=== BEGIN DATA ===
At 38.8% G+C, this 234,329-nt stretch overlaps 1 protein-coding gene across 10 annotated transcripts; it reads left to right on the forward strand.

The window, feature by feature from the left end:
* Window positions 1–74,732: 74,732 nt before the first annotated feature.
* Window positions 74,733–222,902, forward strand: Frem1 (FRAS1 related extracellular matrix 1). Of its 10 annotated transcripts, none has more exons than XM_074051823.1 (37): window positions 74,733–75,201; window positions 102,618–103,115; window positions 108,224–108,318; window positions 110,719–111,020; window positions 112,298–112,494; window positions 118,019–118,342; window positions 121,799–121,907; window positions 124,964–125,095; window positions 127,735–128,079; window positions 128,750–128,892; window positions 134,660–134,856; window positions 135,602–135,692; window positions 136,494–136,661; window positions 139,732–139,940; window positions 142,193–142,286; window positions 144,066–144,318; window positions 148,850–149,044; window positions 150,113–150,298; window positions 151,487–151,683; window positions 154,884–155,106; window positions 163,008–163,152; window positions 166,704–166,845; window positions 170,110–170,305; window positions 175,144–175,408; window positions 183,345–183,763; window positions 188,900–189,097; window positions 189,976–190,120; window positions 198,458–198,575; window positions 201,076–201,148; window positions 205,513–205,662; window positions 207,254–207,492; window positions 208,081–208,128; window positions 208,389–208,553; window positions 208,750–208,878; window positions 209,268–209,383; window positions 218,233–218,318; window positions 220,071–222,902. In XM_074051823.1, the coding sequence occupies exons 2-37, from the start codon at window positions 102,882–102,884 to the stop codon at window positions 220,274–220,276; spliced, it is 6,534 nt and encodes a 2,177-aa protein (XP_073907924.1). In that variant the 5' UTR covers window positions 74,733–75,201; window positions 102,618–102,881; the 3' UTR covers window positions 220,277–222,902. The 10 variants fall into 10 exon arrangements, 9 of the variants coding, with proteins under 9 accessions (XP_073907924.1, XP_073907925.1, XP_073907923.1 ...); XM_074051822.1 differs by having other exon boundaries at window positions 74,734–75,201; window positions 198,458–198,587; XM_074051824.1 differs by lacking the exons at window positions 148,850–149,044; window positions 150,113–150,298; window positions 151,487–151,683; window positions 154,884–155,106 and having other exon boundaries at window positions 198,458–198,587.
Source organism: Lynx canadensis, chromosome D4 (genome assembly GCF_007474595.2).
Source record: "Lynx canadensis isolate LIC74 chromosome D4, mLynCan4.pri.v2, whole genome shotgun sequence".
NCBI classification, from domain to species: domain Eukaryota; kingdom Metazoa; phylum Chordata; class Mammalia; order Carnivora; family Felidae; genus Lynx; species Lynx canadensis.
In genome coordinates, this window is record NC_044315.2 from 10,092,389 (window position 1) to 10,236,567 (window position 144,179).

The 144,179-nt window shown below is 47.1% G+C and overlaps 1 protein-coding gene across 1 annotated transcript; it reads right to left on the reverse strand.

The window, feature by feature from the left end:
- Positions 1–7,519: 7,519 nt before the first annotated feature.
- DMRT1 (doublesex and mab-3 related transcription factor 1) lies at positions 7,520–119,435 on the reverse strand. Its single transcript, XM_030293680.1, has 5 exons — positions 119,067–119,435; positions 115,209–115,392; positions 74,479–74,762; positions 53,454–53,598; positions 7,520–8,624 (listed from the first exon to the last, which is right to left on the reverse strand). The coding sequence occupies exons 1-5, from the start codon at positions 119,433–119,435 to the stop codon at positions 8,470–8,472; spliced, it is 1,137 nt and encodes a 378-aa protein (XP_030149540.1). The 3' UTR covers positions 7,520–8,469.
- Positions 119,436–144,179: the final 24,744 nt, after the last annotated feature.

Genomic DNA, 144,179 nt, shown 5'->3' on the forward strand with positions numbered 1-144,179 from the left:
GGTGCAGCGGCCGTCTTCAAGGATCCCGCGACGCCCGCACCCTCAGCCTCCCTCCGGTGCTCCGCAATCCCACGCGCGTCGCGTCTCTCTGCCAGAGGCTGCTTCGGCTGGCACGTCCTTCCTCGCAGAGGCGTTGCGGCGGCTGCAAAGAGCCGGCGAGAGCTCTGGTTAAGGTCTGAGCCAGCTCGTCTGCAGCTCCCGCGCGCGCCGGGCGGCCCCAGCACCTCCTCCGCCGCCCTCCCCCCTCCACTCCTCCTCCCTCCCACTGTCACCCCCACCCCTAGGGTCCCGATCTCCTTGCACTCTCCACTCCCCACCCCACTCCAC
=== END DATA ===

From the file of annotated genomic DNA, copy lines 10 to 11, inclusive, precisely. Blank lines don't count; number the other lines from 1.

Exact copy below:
The window, feature by feature from the left end:
- Positions 1–7,519: 7,519 nt before the first annotated feature.